Deep frustration among air travelers caused them to avoid an estimated 41 million trips over the past 12 months at a cost of more than $26 billion to the US economy, according to a Travel Industry Association (TIA) survey.
Moreover, air travelers express little optimism for positive change, with nearly 50% saying the air travel system is not likely to improve in the near future.
“The air travel crisis has hit a tipping point – more than 100,000 travelers each day are voting with their wallets by choosing to avoid trips,” said Roger Dow, President and CEO of TIA.
Dow noted that the 41 million avoided trips cost airlines more than $9 billion in revenue, hotels nearly $6 billion, and restaurants more than $3 billion; also, federal, state and local governments lost more than $4 billion in tax revenue because of reduced spending by travelers, he said.
Among the key findings of the study:
- 28% of air travelers avoided at least one trip over the past year (2.1 on average) due to the problems in the air travel process.
- Travelers tend to appreciate the convenience (40%) and safety (32%) of air travel, but at least as many passengers say air travel is frustrating (40%):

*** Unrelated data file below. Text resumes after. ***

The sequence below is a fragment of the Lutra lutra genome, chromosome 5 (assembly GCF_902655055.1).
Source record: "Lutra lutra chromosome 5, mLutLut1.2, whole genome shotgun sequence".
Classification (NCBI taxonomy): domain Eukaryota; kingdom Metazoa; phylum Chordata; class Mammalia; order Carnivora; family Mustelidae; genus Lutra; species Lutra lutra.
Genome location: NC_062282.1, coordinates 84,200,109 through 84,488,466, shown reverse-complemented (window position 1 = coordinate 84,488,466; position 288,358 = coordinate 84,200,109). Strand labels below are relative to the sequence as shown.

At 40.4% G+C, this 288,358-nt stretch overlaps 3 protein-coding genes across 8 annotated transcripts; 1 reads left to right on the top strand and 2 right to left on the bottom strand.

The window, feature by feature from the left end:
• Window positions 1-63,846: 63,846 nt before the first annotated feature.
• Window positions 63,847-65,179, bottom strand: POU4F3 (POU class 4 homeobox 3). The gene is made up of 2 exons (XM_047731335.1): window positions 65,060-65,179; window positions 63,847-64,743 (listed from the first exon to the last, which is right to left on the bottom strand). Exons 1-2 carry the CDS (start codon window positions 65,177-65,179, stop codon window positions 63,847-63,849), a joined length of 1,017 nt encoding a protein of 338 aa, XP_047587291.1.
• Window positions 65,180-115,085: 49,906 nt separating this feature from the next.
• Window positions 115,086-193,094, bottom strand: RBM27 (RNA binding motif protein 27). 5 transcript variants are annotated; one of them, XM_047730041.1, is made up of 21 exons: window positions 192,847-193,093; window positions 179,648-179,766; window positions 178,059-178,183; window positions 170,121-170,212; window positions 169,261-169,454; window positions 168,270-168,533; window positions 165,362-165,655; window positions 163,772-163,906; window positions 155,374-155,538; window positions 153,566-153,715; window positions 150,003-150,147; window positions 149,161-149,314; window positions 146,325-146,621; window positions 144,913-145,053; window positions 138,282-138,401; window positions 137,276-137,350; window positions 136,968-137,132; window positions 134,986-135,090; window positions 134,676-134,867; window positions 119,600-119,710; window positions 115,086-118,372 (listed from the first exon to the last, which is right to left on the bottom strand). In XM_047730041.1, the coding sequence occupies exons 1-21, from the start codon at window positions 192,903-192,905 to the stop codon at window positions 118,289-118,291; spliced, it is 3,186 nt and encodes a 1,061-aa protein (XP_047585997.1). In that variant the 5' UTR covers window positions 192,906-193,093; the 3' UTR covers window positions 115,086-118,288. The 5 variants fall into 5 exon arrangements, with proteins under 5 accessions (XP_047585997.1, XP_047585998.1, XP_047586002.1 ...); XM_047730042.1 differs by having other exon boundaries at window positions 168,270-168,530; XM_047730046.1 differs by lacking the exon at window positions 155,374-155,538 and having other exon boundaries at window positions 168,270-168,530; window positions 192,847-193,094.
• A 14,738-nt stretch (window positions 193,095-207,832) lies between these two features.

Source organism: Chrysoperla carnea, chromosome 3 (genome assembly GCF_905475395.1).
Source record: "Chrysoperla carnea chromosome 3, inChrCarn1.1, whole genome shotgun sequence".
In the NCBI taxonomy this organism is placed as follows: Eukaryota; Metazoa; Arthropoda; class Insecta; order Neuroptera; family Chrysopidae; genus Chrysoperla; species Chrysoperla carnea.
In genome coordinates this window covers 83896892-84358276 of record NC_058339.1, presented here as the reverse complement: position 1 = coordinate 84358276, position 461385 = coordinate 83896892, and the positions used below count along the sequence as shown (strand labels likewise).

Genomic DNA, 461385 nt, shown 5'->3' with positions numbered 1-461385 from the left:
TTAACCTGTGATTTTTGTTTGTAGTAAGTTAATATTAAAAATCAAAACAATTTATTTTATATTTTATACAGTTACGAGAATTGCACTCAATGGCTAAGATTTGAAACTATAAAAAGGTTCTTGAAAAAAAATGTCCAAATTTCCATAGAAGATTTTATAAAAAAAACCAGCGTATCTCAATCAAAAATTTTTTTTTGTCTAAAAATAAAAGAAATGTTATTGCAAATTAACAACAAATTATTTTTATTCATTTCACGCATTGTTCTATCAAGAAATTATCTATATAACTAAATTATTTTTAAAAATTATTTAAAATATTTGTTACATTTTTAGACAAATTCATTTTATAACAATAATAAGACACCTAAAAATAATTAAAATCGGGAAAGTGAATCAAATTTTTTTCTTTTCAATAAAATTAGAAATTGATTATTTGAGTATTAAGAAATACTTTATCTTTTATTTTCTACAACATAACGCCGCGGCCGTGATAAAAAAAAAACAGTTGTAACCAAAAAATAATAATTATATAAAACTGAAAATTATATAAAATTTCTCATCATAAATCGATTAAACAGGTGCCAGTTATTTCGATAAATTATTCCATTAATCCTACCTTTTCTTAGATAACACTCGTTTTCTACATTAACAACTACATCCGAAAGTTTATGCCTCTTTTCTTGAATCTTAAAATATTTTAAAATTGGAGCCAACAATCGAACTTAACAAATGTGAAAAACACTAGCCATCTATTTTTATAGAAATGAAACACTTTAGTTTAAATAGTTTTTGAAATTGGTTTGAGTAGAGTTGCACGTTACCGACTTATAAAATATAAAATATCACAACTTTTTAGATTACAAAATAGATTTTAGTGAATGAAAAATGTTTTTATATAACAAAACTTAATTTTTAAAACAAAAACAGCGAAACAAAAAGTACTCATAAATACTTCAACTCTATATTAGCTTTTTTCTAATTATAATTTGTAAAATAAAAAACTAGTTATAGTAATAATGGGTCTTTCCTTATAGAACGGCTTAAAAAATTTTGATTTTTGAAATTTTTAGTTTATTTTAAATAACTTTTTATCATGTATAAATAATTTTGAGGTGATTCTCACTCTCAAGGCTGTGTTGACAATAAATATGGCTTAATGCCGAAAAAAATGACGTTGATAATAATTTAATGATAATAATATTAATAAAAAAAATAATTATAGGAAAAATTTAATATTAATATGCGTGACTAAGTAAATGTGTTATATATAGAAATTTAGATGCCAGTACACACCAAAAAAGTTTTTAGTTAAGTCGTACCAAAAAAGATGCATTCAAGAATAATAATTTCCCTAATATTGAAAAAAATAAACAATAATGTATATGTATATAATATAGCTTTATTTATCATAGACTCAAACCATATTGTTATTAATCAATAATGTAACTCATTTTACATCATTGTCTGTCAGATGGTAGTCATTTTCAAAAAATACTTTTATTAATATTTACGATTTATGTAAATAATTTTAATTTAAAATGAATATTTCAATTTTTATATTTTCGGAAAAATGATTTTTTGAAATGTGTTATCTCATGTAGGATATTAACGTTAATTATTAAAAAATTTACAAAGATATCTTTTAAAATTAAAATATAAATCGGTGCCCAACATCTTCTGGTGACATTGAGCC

- Over the past 12 months, approximately 112,000 trips were avoided per day – a total of?12 million business trips and 29 million leisure trips.
- More than 60% believe the air travel system is deteriorating.
- 33% of all air travelers are dissatisfied with the air travel system, and 48% of frequent air travelers (5+ trips per year) are dissatisfied.
- 39% of all air travelers feel their time is not respected in the air travel process, and among frequent air travelers that number surges to 51%.
- Nearly 50% of all air travelers do not think it is likely that the air travel system will be improved in the near future.
“With rising fuel prices already weighing heavily on American pocketbooks, we need to find ways to encourage Americans to continue their business and leisure travel. Unfortunately, just the opposite appears to be happening,” said Dow.
About the study: The survey of 1,003 air travelers (adults who had taken at least one roundtrip by air in the last 12 months) was conducted between May 6 and May 13, 2008 by bipartisan polling firms Peter D. Hart Research Associates and The Winston Group.